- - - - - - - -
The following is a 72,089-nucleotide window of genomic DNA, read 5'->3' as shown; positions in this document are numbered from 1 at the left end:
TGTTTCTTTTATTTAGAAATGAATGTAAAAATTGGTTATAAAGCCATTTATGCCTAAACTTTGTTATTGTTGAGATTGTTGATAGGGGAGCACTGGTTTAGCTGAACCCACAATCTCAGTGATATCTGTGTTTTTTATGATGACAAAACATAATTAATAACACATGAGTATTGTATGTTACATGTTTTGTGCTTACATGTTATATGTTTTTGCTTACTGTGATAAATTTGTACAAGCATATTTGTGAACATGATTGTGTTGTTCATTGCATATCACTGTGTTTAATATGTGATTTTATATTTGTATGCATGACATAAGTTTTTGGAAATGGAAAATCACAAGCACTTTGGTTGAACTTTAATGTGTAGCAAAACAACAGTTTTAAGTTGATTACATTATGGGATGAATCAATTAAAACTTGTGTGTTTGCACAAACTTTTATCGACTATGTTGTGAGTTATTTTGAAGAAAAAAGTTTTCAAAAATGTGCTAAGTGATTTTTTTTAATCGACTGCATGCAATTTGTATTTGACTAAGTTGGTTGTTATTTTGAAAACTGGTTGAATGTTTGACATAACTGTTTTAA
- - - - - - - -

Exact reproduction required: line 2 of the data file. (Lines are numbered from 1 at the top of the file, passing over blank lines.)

TGTTTCTTTTATTTAGAAATGAATGTAAAAATTGGTTATAAAGCCATTTATGCCTAAACTTTGTTATTGTTGAGATTGTTGATAGGGGAGCACTGGTTTAGCTGAACCCACAATCTCAGTGATATCTGTGTTTTTTATGATGACAAAACATAATTAATAACACATGAGTATTGTATGTTACATGTTTTGTGCTTACATGTTATATGTTTTTGCTTACTGTGATAAATTTGTACAAGCATATTTGTGAACATGATTGTGTTGTTCATTGCATATCACTGTGTTTAATATGTGATTTTATATTTGTATGCATGACATAAGTTTTTGGAAATGGAAAATCACAAGCACTTTGGTTGAACTTTAATGTGTAGCAAAACAACAGTTTTAAGTTGATTACATTATGGGATGAATCAATTAAAACTTGTGTGTTTGCACAAACTTTTATCGACTATGTTGTGAGTTATTTTGAAGAAAAAAGTTTTCAAAAATGTGCTAAGTGATTTTTTTTAATCGACTGCATGCAATTTGTATTTGACTAAGTTGGTTGTTATTTTGAAAACTGGTTGAATGTTTGACATAACTGTTTTAA